A legal battle in Mississippi will test whether states can criminalize those who merely provide information.
By Yascha Mounk
AUGUST 22, 2022
In the middle of July, three big blue billboards went up in and around Jackson, Mississippi. pregnant? you still have a choice, they informed passing motorists, inviting them to visit mayday.health to learn more. Anybody who did landed on a website that provides information about at-home abortion pills and ways to get them delivered anywhere in the United States—including parts of the country, such as Mississippi, where abortions are now illegal under most circumstances.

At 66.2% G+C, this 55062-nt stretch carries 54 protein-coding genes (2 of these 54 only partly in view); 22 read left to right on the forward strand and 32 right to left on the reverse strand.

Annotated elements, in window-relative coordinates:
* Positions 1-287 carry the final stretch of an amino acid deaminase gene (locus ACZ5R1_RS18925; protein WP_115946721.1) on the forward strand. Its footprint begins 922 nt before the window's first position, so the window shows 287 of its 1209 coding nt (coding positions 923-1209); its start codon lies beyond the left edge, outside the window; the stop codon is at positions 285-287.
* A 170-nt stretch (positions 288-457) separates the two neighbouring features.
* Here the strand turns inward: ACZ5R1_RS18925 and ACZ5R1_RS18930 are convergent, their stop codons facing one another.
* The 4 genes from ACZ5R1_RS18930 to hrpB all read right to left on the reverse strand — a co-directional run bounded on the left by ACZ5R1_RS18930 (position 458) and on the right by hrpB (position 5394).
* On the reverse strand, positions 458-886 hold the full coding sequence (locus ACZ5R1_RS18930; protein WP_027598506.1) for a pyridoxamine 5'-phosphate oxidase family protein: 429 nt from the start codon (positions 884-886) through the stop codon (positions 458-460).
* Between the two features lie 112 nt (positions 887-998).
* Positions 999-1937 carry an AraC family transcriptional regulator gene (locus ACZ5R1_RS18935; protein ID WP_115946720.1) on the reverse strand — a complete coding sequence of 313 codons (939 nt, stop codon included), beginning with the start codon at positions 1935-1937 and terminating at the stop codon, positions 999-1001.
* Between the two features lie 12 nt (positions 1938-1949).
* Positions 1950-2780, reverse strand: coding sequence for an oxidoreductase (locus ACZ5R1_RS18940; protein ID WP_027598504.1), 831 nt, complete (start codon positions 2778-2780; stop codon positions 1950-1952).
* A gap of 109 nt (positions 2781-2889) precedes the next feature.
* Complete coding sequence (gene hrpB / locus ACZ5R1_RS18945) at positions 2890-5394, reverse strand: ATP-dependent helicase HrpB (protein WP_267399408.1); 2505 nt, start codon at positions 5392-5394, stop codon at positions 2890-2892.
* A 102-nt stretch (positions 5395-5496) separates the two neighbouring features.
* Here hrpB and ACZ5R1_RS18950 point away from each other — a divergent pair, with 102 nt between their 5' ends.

A few days ago, the founders of the nonprofit that paid for the billboard ads, Mayday Health, received a subpoena from the office of the attorney general of Mississippi. (The state has already been at the center of recent debates about abortion: Dobbs v. Jackson Women’s Health Organization, the ruling that overturned Roe v. Wade, upheld a Mississippi statute by allowing states to put strict limits on abortion.) The subpoena, which I have seen, demands a trove of documents about Mayday Health and its activities. It may be the first step in an effort to force Mayday Health to take down the billboards, or even to prosecute the organization’s leaders for aiding and abetting criminal conduct.